The B&M is a different story. Dustin fought like hell to pull the RR out of debt and held kff the courts from carving the RR up but realistically couldn't achieve freedom. As soon as the B&M showed any profit they had to pay their debts ASAP. Trying to pay off bonds, back taxes, overdue mortgages, rebuild a locomotive fleet, and fix a rotten mainline was too much. Had Mellon not come in you would have seen Conrail step in. Something the B&M refused 3 separate times. Fast forward today Rigby west would most likely be CSX depending how the Conrail split went.
  by MaineRailfan
 
My out look on the situation is as follows:

B&M was always going to go belly up and would end up apart of Conrail had Guilford not arrived. The low density lines would have been gone early on.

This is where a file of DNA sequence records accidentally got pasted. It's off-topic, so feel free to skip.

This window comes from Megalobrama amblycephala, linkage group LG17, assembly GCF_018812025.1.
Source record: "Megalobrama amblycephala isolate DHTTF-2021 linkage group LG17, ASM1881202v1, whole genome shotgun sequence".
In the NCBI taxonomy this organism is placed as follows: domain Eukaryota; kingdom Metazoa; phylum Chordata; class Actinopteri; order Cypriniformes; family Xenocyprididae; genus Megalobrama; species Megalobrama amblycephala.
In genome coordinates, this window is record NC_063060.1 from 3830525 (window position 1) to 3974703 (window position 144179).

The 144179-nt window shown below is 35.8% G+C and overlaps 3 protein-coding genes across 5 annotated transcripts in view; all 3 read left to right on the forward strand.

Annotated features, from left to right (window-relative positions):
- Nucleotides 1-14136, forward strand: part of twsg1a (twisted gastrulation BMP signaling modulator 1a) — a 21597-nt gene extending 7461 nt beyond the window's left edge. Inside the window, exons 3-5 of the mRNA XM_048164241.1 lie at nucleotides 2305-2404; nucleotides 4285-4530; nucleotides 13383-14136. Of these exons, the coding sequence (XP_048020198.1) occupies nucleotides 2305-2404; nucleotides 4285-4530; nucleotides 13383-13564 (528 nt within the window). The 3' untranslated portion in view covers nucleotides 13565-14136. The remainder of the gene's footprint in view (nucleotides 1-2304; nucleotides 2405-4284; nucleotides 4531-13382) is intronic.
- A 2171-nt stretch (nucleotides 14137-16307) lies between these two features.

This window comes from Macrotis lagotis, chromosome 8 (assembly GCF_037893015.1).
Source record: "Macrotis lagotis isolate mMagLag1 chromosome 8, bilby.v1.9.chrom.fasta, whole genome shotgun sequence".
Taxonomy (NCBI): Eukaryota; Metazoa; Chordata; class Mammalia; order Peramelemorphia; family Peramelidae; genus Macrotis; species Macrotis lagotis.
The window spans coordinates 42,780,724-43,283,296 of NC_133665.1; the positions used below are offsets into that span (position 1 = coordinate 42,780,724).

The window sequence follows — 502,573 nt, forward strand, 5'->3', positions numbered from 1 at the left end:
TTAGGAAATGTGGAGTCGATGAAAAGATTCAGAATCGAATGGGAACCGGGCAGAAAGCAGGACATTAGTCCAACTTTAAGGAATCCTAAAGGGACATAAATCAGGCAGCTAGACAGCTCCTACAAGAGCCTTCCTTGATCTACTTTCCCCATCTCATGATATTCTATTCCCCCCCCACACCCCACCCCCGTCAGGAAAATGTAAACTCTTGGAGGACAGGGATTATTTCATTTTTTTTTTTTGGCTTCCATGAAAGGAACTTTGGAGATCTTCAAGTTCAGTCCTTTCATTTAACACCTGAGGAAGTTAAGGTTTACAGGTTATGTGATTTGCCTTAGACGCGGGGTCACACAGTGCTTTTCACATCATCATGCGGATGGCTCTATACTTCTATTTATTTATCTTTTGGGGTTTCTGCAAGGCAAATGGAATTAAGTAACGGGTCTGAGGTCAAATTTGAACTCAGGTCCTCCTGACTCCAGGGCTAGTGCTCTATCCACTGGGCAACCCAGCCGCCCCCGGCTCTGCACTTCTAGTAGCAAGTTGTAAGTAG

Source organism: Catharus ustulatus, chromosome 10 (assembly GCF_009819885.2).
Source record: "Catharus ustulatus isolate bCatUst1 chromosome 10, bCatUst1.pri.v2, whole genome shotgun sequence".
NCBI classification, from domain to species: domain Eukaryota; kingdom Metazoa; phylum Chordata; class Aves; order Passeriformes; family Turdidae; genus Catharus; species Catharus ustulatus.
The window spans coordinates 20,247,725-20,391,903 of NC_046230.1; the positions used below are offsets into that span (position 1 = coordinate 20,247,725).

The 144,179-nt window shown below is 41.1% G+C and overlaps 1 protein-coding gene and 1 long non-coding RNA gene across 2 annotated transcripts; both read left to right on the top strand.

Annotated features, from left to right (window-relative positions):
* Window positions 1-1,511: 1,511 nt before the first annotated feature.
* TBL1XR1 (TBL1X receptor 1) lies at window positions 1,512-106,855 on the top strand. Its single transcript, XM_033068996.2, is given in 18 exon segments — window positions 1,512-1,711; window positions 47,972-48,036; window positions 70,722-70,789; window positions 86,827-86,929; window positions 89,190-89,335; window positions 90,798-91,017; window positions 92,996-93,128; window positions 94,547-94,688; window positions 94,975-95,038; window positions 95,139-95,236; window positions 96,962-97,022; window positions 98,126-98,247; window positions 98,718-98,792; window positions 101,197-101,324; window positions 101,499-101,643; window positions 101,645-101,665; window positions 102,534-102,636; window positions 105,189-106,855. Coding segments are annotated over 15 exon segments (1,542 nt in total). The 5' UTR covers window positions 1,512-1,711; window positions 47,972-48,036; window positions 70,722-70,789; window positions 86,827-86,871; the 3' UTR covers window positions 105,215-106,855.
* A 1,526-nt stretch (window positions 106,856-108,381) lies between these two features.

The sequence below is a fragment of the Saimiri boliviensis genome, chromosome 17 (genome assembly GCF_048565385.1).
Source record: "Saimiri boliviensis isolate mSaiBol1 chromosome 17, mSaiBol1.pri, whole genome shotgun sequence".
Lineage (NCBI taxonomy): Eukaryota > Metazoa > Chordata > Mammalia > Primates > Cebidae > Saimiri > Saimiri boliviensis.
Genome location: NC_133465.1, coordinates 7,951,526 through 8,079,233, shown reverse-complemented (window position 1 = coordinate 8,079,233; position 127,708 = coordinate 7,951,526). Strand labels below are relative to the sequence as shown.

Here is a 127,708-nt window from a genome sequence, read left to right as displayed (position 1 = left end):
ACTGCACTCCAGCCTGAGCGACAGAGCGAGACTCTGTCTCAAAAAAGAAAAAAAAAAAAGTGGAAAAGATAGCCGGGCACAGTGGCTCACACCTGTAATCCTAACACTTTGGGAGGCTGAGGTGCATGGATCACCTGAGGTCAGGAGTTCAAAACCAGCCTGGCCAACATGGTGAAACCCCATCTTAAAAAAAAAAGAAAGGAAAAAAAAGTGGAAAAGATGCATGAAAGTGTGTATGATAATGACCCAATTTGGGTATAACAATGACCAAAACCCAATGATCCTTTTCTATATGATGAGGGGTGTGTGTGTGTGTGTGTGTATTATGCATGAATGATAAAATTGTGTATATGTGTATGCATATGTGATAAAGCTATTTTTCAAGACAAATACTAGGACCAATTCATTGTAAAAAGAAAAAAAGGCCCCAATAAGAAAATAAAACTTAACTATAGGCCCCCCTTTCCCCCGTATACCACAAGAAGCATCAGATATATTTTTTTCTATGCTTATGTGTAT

As for MEC, they would have continued on with the massive overhead they had collected until the paper industry started to crumble in the 90's. The failure to cut the fat in the 80's and pressure from the BOD to continue to move low revenue freight for the paper mills, would have put the railroad on the brink in the 90's. Once cuts began to be made, there likely still would have been a strike, probably not on the scale of the Guilford ones, but there would still be one. By the 2000-2010's MEC would be broke, with crumbling infrastructure. Once the second round of mill closures happened, the railroad would likely dissolve and end up under the Maine DOT. Given that during this era Irving Pulp & Paper was actively looking at Lincoln and possibly other mills in the area, its not too much of a reach to say they would throw a bid out for the lines. Not to mention that Irving sawmills used rail service on some of the MEC lines.